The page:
Amendment No. 71 seeks to limit the courts' jurisdiction to those circumstances where the allegations of electoral fraud are made through the appropriate legal channels. We believe that the amendment would be ineffective. We do not know what the legal channels are. I am assured that that is not a legal term and that it could not be inserted into legislation. As I say, we believe that the amendment would be ineffective or at least limited to those circumstances where there is a combination of polls. One could ask what electoral fraud could take place in a referendum. A referendum constitutes an election that takes place at the ballot box in which the wider
Amendment No. 72 is a little more "dodgy". It seeks to impose a time limit on the bringing of legal proceedings. That time limit is 10 days from the announcement of the referendum result. The amendment could prevent challenges regardless of whether they are frivolous or serious. Obviously the courts tend to consider time bars to be absolute bars on bringing proceedings. Where there is a time limit, it is less likely that the court would open it up because Parliament has set that time limit. The period for otherwise bringing proceedings would in general terms be three months from the date of the chief counting officer certifying the result. That would be a much wider limit if there were to be a "really serious challenge".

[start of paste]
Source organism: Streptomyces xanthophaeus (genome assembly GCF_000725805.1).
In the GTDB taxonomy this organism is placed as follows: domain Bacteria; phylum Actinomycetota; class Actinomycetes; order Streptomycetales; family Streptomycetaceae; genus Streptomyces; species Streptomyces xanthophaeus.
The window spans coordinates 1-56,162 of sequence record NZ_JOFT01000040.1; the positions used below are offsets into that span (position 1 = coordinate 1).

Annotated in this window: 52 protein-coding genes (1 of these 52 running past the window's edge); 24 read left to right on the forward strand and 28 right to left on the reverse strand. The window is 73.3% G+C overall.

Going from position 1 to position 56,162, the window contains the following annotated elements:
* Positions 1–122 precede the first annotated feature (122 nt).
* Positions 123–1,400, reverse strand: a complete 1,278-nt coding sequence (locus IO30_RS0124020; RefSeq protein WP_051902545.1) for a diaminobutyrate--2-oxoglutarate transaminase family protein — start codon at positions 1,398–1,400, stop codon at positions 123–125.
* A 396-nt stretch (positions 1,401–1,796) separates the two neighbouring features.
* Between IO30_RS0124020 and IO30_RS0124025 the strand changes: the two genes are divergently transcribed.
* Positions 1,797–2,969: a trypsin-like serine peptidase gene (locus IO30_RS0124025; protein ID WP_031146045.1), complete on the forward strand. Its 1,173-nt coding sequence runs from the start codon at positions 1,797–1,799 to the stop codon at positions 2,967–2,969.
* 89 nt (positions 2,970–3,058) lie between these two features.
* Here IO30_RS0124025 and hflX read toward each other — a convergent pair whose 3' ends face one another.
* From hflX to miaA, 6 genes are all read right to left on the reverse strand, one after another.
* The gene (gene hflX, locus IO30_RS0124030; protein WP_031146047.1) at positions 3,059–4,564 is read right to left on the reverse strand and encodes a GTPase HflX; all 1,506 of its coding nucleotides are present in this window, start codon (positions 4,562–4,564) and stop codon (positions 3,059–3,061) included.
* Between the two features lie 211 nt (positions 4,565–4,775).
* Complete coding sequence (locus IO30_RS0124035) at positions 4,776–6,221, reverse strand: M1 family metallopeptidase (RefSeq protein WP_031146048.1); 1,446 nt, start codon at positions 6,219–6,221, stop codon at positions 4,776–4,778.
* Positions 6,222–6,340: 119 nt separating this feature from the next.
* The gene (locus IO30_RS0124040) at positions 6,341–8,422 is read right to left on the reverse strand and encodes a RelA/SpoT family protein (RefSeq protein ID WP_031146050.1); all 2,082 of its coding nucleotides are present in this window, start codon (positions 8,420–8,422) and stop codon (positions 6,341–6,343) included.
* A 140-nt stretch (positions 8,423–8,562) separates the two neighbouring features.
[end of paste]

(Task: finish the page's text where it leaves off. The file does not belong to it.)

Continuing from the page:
I hope that Members of the Committee accept that the clause does not prevent serious challenges. There would be less time to bring such challenges if Amendment No. 72 were agreed to. Amendment No. 70 is consequential.
That may be a completely inadequate response. I have got some really serious legal briefs with me; I do not even know what some of the words mean, but my noble and learned friend the Attorney-General certainly would. If there is such dissatisfaction with the provision at a later stage, I would take advice from him and he might wish to correct my inadequate response himself. I have put on record that we do not see the clause as ruling out all and every challenge. The wording is identical to what has been used in the past. We do not have a legal precedent to go on. We are not trying to stop anyone who has a serious case, and frankly one can give frivolous examples more easily than serious ones. To that extent, my argument is not full.
Based on what has happened in the past, and with the knowledge that the provision does not completely rule out all challenges of a serious nature, because the courts would certainly look at them, I hope that the noble Baroness will not press her amendment.